Light is the great priestess of landscape. Deftly it searches out unnoticed places, corners of fields, the shadow-veils of certain bushes, the angled certainty of stones; it can slink low behind a stone wall turning the spaces between the stones into windows of gold. On a winter's evening it can set a black tree into poignant relief. Unable to penetrate the earth, light knows how to tease suggestions of depth from surface. Where radiance falls, depths gather to the surface as to a window. The persuasions of light bring us frequent mirrors that afford us a glimpse into the mystery that dwells in us. Sometimes in the radiance, forgotten treasure glimmers through 'earthen vessels.' ~John O'Donohue, Beauty: The Invisible Embrace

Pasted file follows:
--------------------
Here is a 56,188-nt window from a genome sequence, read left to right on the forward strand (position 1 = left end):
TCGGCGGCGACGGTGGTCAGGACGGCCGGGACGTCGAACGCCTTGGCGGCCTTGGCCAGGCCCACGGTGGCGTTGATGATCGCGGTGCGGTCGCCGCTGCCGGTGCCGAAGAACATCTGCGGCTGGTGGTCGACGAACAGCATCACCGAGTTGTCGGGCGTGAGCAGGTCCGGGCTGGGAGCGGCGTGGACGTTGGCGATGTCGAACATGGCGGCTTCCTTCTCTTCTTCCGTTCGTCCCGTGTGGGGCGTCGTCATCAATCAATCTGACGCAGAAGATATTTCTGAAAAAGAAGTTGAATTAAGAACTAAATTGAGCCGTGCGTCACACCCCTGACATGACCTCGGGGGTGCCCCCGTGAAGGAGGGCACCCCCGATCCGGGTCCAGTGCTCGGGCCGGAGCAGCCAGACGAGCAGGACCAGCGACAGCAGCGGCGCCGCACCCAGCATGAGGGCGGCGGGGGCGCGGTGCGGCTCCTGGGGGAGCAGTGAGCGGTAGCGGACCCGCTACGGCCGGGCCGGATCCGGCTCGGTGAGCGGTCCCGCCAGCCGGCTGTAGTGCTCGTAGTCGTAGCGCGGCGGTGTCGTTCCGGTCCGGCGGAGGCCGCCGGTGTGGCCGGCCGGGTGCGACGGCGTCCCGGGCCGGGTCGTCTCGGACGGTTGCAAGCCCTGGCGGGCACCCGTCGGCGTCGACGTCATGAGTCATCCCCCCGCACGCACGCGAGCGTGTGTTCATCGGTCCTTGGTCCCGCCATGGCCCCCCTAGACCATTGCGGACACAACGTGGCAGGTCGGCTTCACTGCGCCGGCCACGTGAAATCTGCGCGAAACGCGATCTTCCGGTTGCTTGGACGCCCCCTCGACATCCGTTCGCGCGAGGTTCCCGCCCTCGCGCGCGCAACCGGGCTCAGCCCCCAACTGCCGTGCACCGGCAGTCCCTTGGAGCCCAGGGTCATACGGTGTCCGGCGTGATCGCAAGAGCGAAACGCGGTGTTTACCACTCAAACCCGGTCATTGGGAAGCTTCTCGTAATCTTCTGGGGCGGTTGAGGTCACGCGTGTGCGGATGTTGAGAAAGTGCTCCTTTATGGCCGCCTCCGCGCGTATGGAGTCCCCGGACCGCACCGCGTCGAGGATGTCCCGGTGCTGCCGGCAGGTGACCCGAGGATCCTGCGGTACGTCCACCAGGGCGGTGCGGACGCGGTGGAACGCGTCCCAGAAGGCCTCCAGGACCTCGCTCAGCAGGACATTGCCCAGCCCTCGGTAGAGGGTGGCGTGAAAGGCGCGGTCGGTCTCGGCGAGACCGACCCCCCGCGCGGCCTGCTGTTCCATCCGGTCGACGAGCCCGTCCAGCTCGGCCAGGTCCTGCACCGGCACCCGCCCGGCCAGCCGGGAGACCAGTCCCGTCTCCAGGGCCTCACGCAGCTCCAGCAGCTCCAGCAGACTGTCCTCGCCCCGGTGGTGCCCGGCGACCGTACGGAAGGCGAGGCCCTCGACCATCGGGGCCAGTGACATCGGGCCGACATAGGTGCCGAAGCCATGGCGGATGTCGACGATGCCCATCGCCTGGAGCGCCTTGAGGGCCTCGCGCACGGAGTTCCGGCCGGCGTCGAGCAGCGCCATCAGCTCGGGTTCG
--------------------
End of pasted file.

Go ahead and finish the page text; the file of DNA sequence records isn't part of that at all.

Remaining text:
The snow falls, lofting the ground to the color of winter sky. Today on the darkest night of the year I welcome the snow. White reflects light, brightening my windows. On this late afternoon I can sit in that soft reflection and delay the lighting of the electric lamps. A black crow lights in the maple tree and flies off again, her talons threatening the earth below, shadow in motion. The bud scaled branches of the pear tree point up and up, arrows true. Sunset is coming, this I know, though I haven't seen the sun all day. This is winter solstice, a day to acknowledge the dark, a night to dwell in mystery. This is the day that the world does not end. This is the world, and though the day ends, so will the night. Tomorrow the earth begins another slow slant back toward the sun, a promise that the light will return, that the darkness will not overwhelm us.